That’s it! Now you have your PowerPoint design and colors set.

Placing Content in the Webinar PowerPoint

Some may not realize this, but you can find multiple slide layouts for PowerPoint templates. You can find these by being in the Home tab — click on the ‘layout’ button. As you can see in the below screenshot, there are a variety of designs to choose from to get your message across. Whether it’s a section slide, a two image slide design, captions, or even a vertical layout.

In the part one blog, I had you highlight the most important elements of your webinar script. This highlighted content is to be the foundation of the content you place in your webinar PowerPoint slides.

Please do not copy and paste your script content directly onto your PowerPoint slides. There will be too much text, and then what is the point in you even talking if they can just read your entire presentation on your webinar PowerPoint?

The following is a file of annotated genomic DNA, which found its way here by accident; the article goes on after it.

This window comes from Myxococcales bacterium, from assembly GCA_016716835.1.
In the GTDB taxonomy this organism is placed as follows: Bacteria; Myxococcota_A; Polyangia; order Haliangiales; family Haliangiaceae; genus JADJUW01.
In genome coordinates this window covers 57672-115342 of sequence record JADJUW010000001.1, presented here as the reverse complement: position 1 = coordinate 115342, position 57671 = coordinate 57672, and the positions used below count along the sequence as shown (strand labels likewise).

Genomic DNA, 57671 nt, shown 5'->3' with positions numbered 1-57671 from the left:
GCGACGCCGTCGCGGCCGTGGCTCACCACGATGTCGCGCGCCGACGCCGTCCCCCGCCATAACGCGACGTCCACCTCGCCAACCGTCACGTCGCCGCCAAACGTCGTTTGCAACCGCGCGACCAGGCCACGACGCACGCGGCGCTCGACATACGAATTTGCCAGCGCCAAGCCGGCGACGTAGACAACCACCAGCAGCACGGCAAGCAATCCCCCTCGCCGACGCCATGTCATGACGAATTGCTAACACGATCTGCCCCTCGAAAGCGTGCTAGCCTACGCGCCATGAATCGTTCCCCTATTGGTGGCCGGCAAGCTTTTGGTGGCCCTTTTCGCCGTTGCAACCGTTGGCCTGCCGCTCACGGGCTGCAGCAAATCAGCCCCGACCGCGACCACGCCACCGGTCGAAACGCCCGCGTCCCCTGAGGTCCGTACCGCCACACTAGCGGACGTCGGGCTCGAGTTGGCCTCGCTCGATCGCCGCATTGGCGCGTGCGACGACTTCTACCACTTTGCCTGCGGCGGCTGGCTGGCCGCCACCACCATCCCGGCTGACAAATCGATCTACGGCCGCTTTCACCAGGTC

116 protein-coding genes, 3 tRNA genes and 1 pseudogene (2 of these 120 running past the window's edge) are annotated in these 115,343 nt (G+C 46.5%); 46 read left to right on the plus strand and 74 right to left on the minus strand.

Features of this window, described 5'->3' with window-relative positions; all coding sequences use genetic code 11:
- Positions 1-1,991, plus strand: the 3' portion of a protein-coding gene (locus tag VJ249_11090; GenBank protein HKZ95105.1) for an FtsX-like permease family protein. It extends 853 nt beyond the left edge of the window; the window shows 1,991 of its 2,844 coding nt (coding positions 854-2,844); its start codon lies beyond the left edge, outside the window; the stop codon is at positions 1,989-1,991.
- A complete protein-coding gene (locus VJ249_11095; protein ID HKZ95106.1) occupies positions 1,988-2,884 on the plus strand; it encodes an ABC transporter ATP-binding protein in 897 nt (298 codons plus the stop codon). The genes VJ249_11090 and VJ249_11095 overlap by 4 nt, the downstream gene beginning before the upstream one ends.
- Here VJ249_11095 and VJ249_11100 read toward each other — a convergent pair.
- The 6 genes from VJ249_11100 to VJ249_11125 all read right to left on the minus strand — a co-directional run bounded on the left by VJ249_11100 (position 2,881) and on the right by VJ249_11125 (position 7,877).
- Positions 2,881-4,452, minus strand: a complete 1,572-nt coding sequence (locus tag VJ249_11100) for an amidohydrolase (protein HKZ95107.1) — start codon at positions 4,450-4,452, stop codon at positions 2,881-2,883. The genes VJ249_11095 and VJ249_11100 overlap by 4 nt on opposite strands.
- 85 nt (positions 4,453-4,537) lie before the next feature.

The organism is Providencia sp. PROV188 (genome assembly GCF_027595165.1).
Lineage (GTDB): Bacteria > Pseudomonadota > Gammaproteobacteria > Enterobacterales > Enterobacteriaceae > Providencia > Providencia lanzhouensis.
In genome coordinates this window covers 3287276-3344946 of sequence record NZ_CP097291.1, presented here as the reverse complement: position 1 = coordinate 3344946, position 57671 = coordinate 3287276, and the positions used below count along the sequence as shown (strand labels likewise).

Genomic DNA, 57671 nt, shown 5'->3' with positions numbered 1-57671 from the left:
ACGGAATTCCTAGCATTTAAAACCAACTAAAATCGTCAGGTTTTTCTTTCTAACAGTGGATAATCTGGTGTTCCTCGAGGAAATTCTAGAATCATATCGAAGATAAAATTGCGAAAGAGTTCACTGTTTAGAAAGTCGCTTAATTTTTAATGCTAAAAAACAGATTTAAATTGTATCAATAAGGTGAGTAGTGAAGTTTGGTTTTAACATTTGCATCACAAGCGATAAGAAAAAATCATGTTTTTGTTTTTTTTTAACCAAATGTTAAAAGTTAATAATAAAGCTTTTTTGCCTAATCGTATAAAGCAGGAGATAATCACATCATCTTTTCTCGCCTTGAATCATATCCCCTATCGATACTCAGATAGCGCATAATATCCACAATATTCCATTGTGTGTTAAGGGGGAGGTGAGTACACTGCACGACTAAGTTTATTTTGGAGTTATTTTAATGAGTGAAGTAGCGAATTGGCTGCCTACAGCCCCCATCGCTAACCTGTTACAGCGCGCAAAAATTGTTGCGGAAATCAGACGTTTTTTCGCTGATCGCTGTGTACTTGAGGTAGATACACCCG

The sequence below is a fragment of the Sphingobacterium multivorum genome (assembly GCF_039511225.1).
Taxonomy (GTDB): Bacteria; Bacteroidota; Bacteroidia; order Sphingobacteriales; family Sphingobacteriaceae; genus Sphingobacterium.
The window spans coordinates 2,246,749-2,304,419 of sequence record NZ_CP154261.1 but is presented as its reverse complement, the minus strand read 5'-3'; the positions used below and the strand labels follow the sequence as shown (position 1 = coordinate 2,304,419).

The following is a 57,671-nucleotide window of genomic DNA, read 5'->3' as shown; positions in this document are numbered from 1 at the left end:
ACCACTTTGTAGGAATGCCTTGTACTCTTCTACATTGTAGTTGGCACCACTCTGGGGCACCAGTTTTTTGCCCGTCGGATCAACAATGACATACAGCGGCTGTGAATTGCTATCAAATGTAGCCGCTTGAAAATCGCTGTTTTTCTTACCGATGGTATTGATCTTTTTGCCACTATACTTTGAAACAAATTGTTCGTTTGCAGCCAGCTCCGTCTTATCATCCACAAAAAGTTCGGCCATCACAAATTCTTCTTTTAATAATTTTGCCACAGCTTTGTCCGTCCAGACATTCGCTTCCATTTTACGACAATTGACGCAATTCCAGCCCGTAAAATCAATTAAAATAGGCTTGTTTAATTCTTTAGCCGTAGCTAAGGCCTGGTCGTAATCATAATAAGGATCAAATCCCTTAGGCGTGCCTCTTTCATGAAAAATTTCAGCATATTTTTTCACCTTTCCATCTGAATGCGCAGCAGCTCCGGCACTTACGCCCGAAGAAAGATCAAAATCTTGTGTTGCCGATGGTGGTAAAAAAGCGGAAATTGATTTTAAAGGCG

You will want to break-up the content from your webinar script in short, digestible bites — this will allow your webinar attendees to listen to what you are saying rather than reading a story from your PowerPoint slides. Let’s break up the parts of a webinar PowerPoint piece by piece.

What content to place on the first 4 slides:

Title Slide: Put the title of the webinar, speaker(s) name, date, company logo.

Bio Slide: Picture of webinar speaker(s) and short bullets on who they are.

Agenda Slide: A Short-bulleted list of what will be discussed. (I used the agenda example from part-one of the blog series!)

Objectives Slide: Another short-bulleted list of what webinar attendees will take away from attending this webinar (example: 5 Hacks for Crafting a Killer Webinar Presentation)